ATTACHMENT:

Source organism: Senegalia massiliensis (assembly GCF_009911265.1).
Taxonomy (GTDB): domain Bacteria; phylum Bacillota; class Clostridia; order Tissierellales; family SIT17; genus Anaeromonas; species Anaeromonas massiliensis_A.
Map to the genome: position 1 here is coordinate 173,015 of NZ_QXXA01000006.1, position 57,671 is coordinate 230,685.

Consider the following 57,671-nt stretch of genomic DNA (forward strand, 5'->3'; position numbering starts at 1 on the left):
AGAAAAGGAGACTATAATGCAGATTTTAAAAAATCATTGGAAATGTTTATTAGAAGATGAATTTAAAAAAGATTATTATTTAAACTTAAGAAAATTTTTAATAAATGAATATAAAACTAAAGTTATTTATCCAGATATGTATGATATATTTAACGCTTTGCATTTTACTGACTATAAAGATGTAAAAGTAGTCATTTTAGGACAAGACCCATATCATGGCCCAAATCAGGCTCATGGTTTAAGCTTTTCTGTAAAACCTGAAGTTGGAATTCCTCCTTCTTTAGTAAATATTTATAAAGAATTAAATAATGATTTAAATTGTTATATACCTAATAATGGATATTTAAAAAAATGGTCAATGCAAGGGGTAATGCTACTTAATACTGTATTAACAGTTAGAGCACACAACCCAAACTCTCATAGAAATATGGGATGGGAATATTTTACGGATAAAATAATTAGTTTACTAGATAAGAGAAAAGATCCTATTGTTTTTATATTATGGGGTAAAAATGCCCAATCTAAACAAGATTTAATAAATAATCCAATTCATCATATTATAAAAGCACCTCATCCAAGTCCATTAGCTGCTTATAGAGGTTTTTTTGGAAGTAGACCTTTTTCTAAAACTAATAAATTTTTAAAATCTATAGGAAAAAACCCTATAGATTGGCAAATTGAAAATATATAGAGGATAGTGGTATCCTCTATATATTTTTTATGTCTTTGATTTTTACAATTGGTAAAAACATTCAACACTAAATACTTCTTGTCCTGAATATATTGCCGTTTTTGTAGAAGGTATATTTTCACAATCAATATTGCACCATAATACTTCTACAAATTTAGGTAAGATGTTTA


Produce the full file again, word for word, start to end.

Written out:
Source organism: Senegalia massiliensis (assembly GCF_009911265.1).
Taxonomy (GTDB): domain Bacteria; phylum Bacillota; class Clostridia; order Tissierellales; family SIT17; genus Anaeromonas; species Anaeromonas massiliensis_A.
Map to the genome: position 1 here is coordinate 173,015 of NZ_QXXA01000006.1, position 57,671 is coordinate 230,685.

Consider the following 57,671-nt stretch of genomic DNA (forward strand, 5'->3'; position numbering starts at 1 on the left):
AGAAAAGGAGACTATAATGCAGATTTTAAAAAATCATTGGAAATGTTTATTAGAAGATGAATTTAAAAAAGATTATTATTTAAACTTAAGAAAATTTTTAATAAATGAATATAAAACTAAAGTTATTTATCCAGATATGTATGATATATTTAACGCTTTGCATTTTACTGACTATAAAGATGTAAAAGTAGTCATTTTAGGACAAGACCCATATCATGGCCCAAATCAGGCTCATGGTTTAAGCTTTTCTGTAAAACCTGAAGTTGGAATTCCTCCTTCTTTAGTAAATATTTATAAAGAATTAAATAATGATTTAAATTGTTATATACCTAATAATGGATATTTAAAAAAATGGTCAATGCAAGGGGTAATGCTACTTAATACTGTATTAACAGTTAGAGCACACAACCCAAACTCTCATAGAAATATGGGATGGGAATATTTTACGGATAAAATAATTAGTTTACTAGATAAGAGAAAAGATCCTATTGTTTTTATATTATGGGGTAAAAATGCCCAATCTAAACAAGATTTAATAAATAATCCAATTCATCATATTATAAAAGCACCTCATCCAAGTCCATTAGCTGCTTATAGAGGTTTTTTTGGAAGTAGACCTTTTTCTAAAACTAATAAATTTTTAAAATCTATAGGAAAAAACCCTATAGATTGGCAAATTGAAAATATATAGAGGATAGTGGTATCCTCTATATATTTTTTATGTCTTTGATTTTTACAATTGGTAAAAACATTCAACACTAAATACTTCTTGTCCTGAATATATTGCCGTTTTTGTAGAAGGTATATTTTCACAATCAATATTGCACCATAATACTTCTACAAATTTAGGTAAGATGTTTA